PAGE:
Ionage indie developer Tim Wicksteed has shared five pitfalls for developers to avoid when creating a free-to-play game.
Speaking at the F2P Summit, Wicksteed delivered a postmortem of his space strategy title Ionage, and how he learnt how a game "isn't about you, it's about your users".
He said one of the first mistakes he made was to worry about the wrong audience. Focusing Ionage as a free-to-play title for core users, Wicksteed made all in-app purchases permanent, rather than consumable. Although this worked well for some players, he said this alienated the more casual free audience, who felt locked out of the game's features.
"I was worried about the wrong audience, the core side," he admitted. "They are important don't get me wrong, but I built my IAP structure around these guys, rather than the casual side, which is harder to please."
Wicksteed also spoke of the importance of social integration, which he originally saw as a liability, rather than an opportunity, through fear of spamming people's social networks.
"I look at the way I think about social, that it will annoy them, and didn't see the opportunities to add value for users," he said.
"Adding social mechanics and letting friends cooperate can be win-win, It can add value to your game. It adds viraliity as it encourages to share with your friends."
Offering a third piece of advice for developers, Wicksteed suggested writing articles for game publications to help indirectly publicise your game. He explained it was difficult to get coverage for a mobile game on the big gaming sites, particularly if you only have a few contacts, and writing content enabled him to also gain industry contacts.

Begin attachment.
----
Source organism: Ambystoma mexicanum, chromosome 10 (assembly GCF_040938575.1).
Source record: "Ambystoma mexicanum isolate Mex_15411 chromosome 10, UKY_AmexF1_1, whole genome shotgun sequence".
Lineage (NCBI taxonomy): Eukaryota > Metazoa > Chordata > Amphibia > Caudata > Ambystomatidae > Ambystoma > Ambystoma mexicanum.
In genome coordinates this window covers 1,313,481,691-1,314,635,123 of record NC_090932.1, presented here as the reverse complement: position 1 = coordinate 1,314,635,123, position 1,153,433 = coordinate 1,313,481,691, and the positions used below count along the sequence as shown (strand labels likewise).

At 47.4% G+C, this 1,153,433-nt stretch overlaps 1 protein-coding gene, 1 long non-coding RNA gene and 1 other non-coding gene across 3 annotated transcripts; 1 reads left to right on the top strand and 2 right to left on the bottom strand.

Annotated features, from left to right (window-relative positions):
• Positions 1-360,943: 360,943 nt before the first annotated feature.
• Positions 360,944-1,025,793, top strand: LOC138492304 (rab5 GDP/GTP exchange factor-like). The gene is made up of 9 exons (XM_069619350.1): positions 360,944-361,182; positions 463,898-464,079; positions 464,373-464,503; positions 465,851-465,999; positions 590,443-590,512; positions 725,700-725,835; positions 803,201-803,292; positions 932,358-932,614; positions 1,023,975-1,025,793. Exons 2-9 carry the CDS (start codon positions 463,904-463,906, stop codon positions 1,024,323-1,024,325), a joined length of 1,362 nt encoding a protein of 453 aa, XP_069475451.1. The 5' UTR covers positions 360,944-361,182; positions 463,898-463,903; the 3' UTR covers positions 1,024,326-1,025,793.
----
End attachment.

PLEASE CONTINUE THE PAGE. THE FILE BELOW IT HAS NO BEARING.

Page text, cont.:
"I super recommend this. Since the beginning of the year I started writing articles. It was one of the best decisions I ever made. It's great for free promotion and getting industry people to be aware of you. It's actually the reason I'm here today," he said.
He added another mistake he made for Ionage was not to value his game highly enough. When the title had generated 12,000 organic users, he said he had only made £700 through in-app purchases. Wicksteed claimed had he offered to send some of his traffic to another title for a company acquiring users,the title could have potentially made much more money.
He noted that while permanent items are valid, a few consumable items will increase the lifetime value of a game.
Lastly, Wicksteed said he did not allow users to contribute to the success of the game, either via through clickable in-game ads, user-generated content or sharing the title socially, as he discussed earlier.
"If i'd made it easier for users to make those time-based contributions to the game - such as a screenshots, or sharing the loadout of upgrades - If i made it easier for my users to share that information, it makes it easier for everybody."